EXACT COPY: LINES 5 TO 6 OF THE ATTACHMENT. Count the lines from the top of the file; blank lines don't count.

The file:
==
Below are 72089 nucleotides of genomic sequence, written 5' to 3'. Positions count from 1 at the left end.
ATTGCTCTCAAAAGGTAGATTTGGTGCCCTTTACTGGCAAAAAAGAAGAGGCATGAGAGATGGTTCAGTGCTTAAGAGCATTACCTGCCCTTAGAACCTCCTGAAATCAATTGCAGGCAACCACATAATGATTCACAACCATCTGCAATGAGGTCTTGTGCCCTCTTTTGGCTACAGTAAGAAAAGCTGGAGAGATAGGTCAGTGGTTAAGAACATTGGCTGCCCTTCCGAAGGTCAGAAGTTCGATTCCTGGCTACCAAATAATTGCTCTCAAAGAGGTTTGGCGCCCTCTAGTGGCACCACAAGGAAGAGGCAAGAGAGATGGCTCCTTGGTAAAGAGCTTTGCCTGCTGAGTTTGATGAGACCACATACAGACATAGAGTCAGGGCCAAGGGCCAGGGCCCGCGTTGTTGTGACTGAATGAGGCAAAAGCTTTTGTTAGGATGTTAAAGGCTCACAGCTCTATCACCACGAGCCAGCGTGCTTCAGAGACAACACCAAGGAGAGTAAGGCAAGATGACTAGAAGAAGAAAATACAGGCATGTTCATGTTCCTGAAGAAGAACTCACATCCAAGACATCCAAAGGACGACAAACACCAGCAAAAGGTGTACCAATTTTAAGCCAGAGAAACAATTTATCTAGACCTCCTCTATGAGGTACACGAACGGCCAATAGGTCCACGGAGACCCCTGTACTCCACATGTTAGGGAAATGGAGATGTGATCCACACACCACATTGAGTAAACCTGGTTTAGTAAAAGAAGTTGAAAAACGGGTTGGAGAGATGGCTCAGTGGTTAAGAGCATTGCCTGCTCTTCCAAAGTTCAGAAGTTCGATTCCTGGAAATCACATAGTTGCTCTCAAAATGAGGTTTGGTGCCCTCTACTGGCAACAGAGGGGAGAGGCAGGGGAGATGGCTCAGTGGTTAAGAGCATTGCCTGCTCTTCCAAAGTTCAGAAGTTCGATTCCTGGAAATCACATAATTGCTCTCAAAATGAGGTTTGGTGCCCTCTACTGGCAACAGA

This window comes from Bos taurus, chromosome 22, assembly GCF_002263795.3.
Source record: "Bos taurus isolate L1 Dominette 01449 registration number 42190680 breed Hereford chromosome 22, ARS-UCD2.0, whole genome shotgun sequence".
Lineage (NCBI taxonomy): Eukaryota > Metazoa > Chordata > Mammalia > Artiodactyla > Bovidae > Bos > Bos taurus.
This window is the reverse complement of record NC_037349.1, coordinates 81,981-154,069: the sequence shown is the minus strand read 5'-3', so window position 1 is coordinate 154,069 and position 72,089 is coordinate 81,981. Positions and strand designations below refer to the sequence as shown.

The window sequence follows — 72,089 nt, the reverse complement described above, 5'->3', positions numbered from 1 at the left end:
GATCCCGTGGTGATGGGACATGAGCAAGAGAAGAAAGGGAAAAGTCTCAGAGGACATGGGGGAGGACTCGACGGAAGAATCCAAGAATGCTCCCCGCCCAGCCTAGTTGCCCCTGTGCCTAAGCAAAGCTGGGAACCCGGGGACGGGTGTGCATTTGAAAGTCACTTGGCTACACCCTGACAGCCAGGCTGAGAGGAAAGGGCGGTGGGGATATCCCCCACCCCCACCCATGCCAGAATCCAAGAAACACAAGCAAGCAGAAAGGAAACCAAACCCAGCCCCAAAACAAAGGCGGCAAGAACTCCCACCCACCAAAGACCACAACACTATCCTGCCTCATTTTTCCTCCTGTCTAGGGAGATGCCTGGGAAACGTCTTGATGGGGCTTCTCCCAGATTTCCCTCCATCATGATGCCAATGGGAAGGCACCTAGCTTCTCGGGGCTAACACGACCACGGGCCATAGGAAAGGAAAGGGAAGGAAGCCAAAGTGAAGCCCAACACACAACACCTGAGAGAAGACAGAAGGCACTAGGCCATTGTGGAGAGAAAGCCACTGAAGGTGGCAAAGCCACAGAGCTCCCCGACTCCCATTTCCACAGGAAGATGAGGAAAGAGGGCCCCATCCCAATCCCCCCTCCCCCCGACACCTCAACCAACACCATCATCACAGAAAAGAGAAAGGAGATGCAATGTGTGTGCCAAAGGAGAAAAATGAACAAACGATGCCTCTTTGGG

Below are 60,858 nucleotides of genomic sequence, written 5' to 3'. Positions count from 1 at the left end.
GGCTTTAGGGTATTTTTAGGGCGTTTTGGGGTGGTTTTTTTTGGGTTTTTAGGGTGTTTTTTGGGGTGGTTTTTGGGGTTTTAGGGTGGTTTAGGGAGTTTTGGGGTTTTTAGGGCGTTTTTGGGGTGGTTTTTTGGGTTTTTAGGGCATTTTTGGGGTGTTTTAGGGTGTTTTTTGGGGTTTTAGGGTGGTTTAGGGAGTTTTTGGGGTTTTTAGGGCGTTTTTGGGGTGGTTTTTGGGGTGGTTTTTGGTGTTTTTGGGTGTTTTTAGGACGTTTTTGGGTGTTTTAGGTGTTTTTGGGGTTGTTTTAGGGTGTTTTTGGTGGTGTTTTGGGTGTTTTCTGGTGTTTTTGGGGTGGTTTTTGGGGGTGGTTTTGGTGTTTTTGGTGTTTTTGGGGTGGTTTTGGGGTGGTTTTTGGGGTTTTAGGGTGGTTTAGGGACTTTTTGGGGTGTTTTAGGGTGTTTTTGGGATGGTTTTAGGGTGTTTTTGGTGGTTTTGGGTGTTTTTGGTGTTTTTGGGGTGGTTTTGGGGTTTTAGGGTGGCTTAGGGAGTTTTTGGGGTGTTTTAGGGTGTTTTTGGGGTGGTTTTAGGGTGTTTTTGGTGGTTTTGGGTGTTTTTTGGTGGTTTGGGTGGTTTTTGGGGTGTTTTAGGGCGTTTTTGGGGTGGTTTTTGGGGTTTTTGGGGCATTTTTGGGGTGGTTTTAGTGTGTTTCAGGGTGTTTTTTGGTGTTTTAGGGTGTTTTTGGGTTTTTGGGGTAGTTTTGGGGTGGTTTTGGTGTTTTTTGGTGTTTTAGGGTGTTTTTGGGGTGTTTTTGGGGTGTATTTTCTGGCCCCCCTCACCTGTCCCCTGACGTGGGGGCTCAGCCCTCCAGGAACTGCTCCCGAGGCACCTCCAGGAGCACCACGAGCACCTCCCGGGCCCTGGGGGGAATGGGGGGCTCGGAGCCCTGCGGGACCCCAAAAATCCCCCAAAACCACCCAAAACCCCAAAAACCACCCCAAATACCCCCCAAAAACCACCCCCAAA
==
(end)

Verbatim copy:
Lineage (NCBI taxonomy): Eukaryota > Metazoa > Chordata > Mammalia > Artiodactyla > Bovidae > Bos > Bos taurus.
This window is the reverse complement of record NC_037349.1, coordinates 81,981-154,069: the sequence shown is the minus strand read 5'-3', so window position 1 is coordinate 154,069 and position 72,089 is coordinate 81,981. Positions and strand designations below refer to the sequence as shown.